Where I’d Watch Plastic Trees Not Grow by Hannah Hodgson (Verve Poetry Press)

Tears in the Fence

In this vital pamphlet, Hannah Hodgson, who lives with a life-limiting illness, addresses disability, hospitalisation, and isolation at a time when the disabled and unwell are frequently treated as voiceless statistics.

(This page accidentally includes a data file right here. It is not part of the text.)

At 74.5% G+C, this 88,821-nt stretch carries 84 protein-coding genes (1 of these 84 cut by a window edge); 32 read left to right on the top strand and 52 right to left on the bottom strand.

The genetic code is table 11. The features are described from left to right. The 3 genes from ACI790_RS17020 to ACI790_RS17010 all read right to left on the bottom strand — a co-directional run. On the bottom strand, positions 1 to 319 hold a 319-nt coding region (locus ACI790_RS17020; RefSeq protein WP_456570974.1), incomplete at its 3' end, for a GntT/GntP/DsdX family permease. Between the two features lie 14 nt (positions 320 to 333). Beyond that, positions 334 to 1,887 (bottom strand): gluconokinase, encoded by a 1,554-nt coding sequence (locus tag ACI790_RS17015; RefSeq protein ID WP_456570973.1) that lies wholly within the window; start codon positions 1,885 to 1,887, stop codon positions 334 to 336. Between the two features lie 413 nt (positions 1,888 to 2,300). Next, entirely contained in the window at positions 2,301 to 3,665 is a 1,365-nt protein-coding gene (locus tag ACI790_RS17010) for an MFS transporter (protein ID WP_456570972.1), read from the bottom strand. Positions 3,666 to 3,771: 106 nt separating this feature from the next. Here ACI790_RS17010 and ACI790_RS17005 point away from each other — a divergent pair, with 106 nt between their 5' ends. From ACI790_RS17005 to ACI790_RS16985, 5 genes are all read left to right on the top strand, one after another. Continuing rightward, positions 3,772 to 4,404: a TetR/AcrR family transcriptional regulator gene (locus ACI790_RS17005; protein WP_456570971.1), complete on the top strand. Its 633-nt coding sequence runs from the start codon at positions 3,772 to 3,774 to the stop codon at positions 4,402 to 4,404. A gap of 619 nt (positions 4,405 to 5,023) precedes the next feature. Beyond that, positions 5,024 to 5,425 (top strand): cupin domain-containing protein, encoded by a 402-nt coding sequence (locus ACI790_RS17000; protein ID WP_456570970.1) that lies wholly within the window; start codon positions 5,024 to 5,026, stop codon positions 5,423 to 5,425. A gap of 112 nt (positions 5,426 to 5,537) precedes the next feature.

With no romance or affectations, this pamphlet painstakingly examines what the ill want from the well. One often reiterated wish is for no self-pity; a demand of able people to not ‘hijack tragedy’ with their tears. In ‘Dear Visitors’, the speaker has ‘become a tiger’ and the ward ‘a zoo’, who asks of those who have ‘paid their entrance fees at the nurse’s station’: ‘Don’t maudle, as the captive here that’s my job.’ The speaker goes on to tell the visitors to be themselves, ‘Reveal a little / of your flesh, trust I won’t rip you apart.’ – to bring the things that the speaker loves into the sterile clinical setting – ‘Talk of the wild, talk of home’…

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